Hunting the perfect moon
“…because we don’t know [when we will die] we get to think of life as an inexhaustible well. Yet everything happens only a certain number of times, and a very small number, really. How many more times will you remember a certain afternoon of your childhood, some afternoon that’s so deeply a part of your being that you can’t even conceive of your life without it? Perhaps four or five times more. perhaps not even that. How many more times will you watch the full moon rise? Perhaps twenty. And yet it all seems limitless.” —Paul Bowles
Readers of this blog will recognize the quote above, from Paul Bowles’ 1949 novel, “The Sheltering Sky,” as having previously appeared here at EEOTPB. It is one of my all time favorite quotes, and I keep a copy taped to the whiteboard above my desk at my office, alongside a weathered printout of Shelley’s “Ozymandias of Egypt”, and the classic villanelle by Dylan Thomas, “Do not go gentle into that good night”. But it is Bowles’ quote that I read most often, and I also keep an electronic copy on my phone, although I could probably delete it as I know it well by heart.
I was thinking of this quote last Friday, October 18th, as I was making my way north on I-95 from my home in northern Broward County, Florida to my office in Boca Raton. It was 6:15 AM (or thereabouts), and there was a full moon hanging low in the western sky. But this was not just your ‘run of the mill’ full moon. This was the kind of moon that you very seldom see no matter how many times you try. This was the kind of moon that only sheepherders tending flocks at night and astronomers perched in mountaintop observatories get to enjoy seeing. Certainly not the kind of moon one generally sees as one is maneuvering down the fabled New York to Miami, balls-to-the-wall, flip-em’-off, lay on the horn and hit ’em, main drag, known as Interstate 95, on the cusp of rush hour.
It was such a perfectly beautiful moon that I would later note it in my daily planner: “Beautiful full moon this AM over Boca – tried to get pic but too low.”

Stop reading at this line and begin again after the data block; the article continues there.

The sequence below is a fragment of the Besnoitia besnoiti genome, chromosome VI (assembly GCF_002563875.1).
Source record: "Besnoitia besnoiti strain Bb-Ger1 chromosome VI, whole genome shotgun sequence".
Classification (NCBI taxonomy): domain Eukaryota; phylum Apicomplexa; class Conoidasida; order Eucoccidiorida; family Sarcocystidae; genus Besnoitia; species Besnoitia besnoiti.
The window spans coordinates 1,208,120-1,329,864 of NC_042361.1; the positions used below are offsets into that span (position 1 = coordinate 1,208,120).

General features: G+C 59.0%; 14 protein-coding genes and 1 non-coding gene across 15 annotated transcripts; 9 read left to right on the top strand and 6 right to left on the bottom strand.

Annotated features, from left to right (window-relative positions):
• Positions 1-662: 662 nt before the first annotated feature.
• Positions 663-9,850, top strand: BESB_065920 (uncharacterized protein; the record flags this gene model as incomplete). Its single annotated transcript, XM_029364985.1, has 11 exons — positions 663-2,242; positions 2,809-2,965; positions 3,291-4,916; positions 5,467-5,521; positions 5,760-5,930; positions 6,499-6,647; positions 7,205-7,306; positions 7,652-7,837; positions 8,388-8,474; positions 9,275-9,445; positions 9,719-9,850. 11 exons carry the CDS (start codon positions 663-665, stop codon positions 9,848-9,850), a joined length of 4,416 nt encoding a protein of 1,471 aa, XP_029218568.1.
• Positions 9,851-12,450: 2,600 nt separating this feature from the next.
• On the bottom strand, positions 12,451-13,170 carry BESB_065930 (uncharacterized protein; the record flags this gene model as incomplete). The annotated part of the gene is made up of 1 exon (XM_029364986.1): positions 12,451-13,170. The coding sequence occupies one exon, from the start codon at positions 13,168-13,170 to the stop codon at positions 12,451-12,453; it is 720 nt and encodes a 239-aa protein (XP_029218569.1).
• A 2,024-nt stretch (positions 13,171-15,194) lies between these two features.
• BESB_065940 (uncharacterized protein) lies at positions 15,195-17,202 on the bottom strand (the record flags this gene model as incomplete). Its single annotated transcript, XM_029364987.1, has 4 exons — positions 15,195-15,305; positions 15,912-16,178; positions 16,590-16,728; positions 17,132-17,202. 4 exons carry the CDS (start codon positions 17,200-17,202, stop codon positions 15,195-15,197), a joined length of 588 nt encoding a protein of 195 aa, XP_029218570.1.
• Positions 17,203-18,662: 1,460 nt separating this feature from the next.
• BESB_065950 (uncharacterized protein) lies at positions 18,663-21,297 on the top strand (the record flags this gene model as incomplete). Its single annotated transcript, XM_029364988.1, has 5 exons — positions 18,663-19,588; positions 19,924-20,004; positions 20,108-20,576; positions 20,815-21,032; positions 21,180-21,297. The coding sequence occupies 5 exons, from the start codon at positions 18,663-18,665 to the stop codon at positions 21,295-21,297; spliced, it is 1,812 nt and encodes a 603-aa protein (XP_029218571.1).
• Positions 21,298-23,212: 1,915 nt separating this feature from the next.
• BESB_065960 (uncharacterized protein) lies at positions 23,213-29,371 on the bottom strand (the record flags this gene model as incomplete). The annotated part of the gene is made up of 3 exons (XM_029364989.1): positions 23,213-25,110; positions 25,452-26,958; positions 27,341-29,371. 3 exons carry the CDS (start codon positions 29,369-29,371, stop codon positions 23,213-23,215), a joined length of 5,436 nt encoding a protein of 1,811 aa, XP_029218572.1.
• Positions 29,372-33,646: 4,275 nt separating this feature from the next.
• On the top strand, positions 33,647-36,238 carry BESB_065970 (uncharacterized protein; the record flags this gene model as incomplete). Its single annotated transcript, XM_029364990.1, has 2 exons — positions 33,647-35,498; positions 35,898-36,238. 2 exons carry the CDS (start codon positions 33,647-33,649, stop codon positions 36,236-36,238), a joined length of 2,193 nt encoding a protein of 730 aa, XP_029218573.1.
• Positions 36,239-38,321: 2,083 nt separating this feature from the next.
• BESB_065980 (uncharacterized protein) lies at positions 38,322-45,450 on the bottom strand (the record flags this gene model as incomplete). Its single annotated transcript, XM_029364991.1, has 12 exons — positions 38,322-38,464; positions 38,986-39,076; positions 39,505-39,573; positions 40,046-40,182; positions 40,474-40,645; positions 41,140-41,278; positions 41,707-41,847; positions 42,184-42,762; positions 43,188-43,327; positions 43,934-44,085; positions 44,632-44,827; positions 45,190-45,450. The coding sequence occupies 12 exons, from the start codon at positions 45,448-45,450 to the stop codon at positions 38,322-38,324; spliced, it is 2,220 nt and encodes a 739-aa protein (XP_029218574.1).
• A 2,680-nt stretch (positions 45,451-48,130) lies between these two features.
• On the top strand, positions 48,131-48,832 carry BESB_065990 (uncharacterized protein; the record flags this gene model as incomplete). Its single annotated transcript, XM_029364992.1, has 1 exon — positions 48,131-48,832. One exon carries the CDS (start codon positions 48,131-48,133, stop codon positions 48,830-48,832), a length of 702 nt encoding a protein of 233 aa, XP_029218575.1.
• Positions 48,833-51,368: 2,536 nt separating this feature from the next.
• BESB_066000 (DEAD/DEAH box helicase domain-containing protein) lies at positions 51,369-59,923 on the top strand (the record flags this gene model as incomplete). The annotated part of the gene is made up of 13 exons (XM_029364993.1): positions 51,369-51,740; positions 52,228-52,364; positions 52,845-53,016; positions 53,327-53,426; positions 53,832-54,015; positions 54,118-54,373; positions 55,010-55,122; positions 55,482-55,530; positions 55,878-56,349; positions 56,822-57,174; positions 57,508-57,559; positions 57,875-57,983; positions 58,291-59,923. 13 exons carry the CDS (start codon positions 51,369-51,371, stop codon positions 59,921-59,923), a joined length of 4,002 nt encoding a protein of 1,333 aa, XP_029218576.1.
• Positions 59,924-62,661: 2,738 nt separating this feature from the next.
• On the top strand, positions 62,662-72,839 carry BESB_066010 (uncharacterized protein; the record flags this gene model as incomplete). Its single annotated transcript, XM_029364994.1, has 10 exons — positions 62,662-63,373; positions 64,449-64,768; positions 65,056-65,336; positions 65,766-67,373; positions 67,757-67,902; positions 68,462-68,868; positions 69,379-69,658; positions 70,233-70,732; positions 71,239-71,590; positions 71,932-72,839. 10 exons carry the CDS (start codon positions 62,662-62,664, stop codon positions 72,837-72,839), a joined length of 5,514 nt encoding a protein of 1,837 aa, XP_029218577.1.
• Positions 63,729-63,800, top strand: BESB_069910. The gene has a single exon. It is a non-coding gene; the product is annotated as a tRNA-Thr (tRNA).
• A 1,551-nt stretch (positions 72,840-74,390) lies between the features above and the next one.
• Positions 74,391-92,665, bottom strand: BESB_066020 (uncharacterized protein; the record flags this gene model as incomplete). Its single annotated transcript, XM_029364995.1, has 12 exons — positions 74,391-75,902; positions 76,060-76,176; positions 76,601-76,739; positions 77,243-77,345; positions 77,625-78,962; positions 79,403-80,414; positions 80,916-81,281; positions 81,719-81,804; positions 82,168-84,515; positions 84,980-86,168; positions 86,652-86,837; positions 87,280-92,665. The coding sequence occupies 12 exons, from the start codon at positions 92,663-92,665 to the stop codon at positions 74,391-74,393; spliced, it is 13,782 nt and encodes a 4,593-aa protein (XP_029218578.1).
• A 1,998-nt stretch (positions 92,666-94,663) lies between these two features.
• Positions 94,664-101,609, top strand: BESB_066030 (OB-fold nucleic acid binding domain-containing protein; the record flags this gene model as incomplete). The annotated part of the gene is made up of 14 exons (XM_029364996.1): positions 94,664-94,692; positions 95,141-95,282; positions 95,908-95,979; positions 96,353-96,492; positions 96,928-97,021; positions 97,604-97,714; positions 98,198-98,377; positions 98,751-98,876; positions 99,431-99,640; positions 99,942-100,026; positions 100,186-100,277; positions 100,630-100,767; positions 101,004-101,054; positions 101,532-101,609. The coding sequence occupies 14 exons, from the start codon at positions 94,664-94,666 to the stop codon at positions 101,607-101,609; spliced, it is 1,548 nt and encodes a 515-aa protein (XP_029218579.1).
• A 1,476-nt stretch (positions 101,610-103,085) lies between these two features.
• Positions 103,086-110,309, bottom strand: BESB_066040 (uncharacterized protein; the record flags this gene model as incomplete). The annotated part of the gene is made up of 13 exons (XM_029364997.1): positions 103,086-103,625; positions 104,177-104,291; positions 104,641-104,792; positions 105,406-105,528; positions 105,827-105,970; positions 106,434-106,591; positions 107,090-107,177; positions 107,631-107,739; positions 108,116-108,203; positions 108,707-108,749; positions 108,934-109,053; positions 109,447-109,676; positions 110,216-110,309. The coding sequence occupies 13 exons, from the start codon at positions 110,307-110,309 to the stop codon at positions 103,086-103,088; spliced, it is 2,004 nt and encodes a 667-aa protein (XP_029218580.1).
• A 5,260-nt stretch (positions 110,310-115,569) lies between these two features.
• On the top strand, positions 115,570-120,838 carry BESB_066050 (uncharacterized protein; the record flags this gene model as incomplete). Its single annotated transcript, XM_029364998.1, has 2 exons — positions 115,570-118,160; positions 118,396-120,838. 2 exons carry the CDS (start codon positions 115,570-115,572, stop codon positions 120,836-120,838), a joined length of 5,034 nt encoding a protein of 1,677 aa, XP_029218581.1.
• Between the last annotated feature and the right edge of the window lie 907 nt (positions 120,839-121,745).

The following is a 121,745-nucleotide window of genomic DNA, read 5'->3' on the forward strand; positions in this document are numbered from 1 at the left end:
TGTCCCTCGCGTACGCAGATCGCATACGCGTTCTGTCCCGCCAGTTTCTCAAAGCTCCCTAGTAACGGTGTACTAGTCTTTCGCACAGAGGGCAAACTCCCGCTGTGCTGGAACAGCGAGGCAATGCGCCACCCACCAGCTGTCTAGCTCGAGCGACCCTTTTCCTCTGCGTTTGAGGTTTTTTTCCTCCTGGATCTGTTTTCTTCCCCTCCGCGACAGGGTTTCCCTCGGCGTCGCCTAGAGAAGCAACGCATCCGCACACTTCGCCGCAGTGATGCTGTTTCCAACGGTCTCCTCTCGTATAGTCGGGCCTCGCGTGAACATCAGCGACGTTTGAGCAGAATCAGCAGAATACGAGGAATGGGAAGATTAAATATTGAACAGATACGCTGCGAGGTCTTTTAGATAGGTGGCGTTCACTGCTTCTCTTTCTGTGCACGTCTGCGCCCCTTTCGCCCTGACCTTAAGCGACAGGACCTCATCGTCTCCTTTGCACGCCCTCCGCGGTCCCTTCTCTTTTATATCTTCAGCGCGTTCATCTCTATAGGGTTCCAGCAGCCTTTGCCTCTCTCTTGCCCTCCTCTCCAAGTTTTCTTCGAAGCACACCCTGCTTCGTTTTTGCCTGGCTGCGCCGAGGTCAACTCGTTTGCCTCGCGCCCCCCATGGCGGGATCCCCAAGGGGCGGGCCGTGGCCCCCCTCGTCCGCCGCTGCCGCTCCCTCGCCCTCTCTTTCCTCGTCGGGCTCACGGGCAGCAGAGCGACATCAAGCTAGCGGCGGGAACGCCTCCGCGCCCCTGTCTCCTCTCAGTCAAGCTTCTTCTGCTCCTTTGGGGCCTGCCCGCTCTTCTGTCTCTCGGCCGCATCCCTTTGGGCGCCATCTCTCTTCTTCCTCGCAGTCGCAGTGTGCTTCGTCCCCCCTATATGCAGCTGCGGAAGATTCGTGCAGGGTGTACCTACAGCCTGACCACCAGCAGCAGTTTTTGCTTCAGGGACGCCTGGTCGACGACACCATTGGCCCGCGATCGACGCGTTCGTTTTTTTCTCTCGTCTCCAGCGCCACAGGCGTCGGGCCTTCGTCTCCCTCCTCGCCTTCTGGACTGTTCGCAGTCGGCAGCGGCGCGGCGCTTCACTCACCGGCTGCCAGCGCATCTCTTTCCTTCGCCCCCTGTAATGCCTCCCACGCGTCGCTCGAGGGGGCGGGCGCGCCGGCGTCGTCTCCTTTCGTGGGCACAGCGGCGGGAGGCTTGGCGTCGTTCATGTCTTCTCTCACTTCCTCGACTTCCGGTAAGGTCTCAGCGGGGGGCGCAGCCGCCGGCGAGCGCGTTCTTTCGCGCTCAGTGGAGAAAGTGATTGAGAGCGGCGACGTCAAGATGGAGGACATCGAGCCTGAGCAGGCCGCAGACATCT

So that is what happened. I wanted to take a picture of the moon, but at 75 mph with a tractor trailer half a car length from my rear bumper, snapping a picture was out of the question. In the interest of public safety, I waited until I pulled into my office parking lot at around 6:35. I parked my car and quickly jumped out, giving a lady that I recognized, but really don’t know, a bit of a fright as she was unloading her bag out of the trunk of her car.
“I’m just taking a picture of the moon,” I said to her, as I rushed across the parking lot, my laptop computer bag in one hand and my cell phone camera at arms length in the other.
“Oh, that’s nice,” she said, as she nearly ran away from me toward the safety of the building.
I hurried on across the parking lot, trying to get a shot of this perfect moon before it dropped below the trees that border the parking lot, but no matter how hard I tried, something was in the way – a light pole, a tree – something, and then finally the perfect moon withered away, into something less than perfect. I watched until it dipped below the dark outline of the buildings in the adjacent office park, and then finally it wasted away over the Everglades, and then on out over the Gulf of Mexico, and out of my life forever. Ah well, I’ll get a shot of it next time…
So after that, I went into my office and sat down and read Paul Bowles quote again. Somehow I felt a little better for it.